After the dramatic flight into Moscow by Russian opposition figurehead Alexei Navalny – who arrived on a plane full of journalists, live streamed his defiant speech on arrival and was promptly detained at passport control – the basic question is: “What’s his plan?”
It had been clear for some time that he would be arrested as soon as he set foot in Russia – the authorities issued a warrant for his arrest on December 29. The message was clear: stay out of Russia, or face prison. Navalny defied the Kremlin and came anyway.
The dissident politician was jailed for 30 days by a Moscow court within 24 hours of stepping off the flight, on the grounds that he had violated the terms of his suspended sentence for embezzlement issued in 2017, a conviction he has always dismissed as being trumped up in order to deny him the chance to stand as a candidate in the 2018 presidential election. He will be held until a court rules on this new charge of parole violation.
Navalny’s situation calls to mind the Yukos affair, which became the defining episode of President Vladimir Putin’s first term. In 2003, Russia’s richest man Mikhail Khodorkovsky was under intense pressure to give up his Yukos oil empire and flee Russia. The oil company was expropriated for alleged tax avoidance and sold to Putin’s allies. Khordokovsky chose to stay and face prison.
At the time he thought it’d be impossible for Putin to arrest him due to domestic and international outcry. Instead he served ten years in a prison camp. Meanwhile the Russian economy prospered and the stock market boomed.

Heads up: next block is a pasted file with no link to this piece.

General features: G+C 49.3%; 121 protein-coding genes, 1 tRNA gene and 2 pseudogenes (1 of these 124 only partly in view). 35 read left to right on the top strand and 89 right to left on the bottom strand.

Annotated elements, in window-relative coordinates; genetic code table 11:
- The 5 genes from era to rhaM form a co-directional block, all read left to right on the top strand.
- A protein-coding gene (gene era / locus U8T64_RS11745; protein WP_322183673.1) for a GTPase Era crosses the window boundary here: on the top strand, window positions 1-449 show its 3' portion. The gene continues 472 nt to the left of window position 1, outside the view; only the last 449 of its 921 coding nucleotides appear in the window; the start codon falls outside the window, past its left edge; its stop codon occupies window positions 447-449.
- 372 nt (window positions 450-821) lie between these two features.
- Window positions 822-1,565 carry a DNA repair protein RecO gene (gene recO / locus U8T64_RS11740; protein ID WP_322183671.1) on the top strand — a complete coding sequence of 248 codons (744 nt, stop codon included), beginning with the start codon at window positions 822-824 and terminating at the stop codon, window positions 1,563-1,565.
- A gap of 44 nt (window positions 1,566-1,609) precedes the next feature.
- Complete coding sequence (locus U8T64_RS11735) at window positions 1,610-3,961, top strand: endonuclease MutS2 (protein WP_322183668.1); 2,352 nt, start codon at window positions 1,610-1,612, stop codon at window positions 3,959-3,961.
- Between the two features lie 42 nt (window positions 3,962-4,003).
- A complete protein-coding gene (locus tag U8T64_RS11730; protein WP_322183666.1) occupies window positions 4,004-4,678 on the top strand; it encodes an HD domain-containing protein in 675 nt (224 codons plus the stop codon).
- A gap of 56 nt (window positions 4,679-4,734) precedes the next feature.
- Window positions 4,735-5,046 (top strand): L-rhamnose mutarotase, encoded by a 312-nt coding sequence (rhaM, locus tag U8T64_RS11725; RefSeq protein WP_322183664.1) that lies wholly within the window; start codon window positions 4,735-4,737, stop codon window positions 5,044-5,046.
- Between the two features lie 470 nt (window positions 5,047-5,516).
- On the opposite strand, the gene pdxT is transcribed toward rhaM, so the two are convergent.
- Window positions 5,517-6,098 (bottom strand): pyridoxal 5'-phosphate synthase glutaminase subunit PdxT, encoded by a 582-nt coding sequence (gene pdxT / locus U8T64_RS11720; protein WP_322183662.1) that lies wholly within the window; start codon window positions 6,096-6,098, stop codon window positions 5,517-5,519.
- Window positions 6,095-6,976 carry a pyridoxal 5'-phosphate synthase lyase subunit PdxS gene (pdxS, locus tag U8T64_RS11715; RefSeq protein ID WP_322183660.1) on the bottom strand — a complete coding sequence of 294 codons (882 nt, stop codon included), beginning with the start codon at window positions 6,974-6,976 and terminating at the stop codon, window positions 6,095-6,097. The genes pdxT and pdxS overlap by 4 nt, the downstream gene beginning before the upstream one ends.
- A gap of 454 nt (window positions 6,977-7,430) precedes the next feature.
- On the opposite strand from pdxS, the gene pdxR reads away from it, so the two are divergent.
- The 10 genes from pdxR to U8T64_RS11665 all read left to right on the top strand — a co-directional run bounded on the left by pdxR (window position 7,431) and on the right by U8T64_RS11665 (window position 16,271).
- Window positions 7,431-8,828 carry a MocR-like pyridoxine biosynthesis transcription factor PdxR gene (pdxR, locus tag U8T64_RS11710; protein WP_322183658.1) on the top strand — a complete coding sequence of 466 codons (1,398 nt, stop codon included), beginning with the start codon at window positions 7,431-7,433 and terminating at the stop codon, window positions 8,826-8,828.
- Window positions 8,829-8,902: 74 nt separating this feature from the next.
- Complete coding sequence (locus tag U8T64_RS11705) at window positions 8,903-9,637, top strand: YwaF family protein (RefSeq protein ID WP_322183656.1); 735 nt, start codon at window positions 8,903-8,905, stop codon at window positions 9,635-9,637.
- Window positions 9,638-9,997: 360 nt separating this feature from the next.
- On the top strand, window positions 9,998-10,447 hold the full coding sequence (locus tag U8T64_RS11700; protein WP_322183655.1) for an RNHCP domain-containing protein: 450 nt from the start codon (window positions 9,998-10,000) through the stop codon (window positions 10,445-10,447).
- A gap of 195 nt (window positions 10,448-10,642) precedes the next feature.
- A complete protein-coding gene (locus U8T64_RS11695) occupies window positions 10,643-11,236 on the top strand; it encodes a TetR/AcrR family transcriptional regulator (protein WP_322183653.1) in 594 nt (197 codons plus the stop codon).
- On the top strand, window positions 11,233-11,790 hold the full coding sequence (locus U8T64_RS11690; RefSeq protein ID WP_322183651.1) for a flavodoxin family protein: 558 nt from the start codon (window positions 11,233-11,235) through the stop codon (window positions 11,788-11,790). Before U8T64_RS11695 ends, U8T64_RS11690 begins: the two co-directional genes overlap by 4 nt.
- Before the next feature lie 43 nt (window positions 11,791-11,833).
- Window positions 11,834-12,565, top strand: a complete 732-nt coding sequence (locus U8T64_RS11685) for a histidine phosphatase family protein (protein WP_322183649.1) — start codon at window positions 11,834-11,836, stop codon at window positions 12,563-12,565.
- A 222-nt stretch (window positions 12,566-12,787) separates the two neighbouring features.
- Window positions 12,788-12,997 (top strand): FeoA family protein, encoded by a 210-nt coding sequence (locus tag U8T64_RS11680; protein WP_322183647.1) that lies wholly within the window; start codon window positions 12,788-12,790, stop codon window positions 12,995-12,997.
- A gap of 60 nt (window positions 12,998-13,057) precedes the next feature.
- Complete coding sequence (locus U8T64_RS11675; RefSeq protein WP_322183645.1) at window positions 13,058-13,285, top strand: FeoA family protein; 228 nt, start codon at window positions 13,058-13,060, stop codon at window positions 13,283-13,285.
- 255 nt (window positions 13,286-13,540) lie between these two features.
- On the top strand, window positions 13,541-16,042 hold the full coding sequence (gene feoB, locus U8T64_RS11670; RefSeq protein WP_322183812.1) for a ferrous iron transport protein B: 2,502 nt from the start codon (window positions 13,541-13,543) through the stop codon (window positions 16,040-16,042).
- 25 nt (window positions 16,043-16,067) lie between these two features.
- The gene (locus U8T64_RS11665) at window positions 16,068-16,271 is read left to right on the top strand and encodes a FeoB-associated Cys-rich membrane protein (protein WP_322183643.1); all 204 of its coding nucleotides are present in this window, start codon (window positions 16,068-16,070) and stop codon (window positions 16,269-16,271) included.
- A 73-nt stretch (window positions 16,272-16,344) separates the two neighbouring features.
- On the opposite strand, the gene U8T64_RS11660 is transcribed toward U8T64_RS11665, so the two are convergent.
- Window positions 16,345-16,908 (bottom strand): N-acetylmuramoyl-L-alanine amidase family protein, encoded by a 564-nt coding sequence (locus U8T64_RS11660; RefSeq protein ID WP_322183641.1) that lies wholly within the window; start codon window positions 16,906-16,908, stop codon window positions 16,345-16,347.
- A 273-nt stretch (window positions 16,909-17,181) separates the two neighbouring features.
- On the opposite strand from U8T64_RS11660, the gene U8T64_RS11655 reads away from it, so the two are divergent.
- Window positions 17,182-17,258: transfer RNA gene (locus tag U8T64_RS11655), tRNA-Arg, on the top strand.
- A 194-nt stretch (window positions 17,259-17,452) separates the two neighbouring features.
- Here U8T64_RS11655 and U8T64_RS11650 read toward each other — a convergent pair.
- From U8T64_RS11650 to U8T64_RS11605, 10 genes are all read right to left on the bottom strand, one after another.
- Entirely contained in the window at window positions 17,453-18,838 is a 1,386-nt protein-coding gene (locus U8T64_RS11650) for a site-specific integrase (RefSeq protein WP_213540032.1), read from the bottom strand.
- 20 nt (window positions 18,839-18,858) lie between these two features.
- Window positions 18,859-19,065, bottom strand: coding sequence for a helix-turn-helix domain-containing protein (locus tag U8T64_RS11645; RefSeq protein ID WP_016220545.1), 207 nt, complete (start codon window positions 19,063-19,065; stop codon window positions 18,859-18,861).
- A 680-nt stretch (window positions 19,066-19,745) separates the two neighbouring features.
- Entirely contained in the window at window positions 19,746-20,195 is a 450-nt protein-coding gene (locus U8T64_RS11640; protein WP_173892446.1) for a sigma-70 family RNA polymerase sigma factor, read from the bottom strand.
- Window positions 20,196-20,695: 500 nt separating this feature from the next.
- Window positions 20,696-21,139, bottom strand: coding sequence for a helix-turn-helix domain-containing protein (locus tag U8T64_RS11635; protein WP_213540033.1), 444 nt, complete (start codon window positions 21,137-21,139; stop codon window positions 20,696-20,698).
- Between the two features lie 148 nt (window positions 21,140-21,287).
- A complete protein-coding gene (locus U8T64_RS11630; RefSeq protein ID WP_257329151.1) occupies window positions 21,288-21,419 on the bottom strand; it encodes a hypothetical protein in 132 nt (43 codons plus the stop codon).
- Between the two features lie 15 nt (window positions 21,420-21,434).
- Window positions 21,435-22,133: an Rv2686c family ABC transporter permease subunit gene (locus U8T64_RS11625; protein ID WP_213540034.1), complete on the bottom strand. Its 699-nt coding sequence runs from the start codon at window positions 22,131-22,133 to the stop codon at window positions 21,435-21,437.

After lobbying by the German foreign minister, Hans-Dietrich Genscher, among others, Khodorkovsky was released in 2013 after being pardoned and went into permanent exile. He is still active as a sponsor of the Russian opposition through his Open Russia foundation, but his influence on Russian politics is negligible and it’s unclear what the ten years in prison were worth in terms of political capital.
Navalny clearly doesn’t want to become another Khodorkovsky. He wants to remain relevant politically and decided that the only way to do it is to be in Russia. But the dramatic entry aside, how is he planning on doing it from prison?
Navalny has two potential strategies for building support. First, his return to Russia and any unfair prison term he might receive could galvanise his supporters and the public at large. But this looks a little naive. While he’s the most recognised opposition leader in Russia, and has a core of committed supporters – particularly among the younger generations – his overall approval ratings are at -30%.
So, there’s little active support inside Russia for Navalny that would worry the Kremlin. There were no serious protests when he was poisoned and it’s unclear why would there be any larger ones now he has been detained again.
Second, there is international pressure: as soon as Navalny was arrested, there was a flurry of condemnations from western countries demanding his immediate release. But western protests never bothered Putin when Khodorkovsky was in jail – even at a time when Putin was still trying to build bridges with the US and Europe. Now Russia’s relations are in deep freeze after the 2014 annexation of Crimea, the accusations of Russian interference in the 2016 US presidential election or the poisoning of Sergei Skripal in the UK in 2018.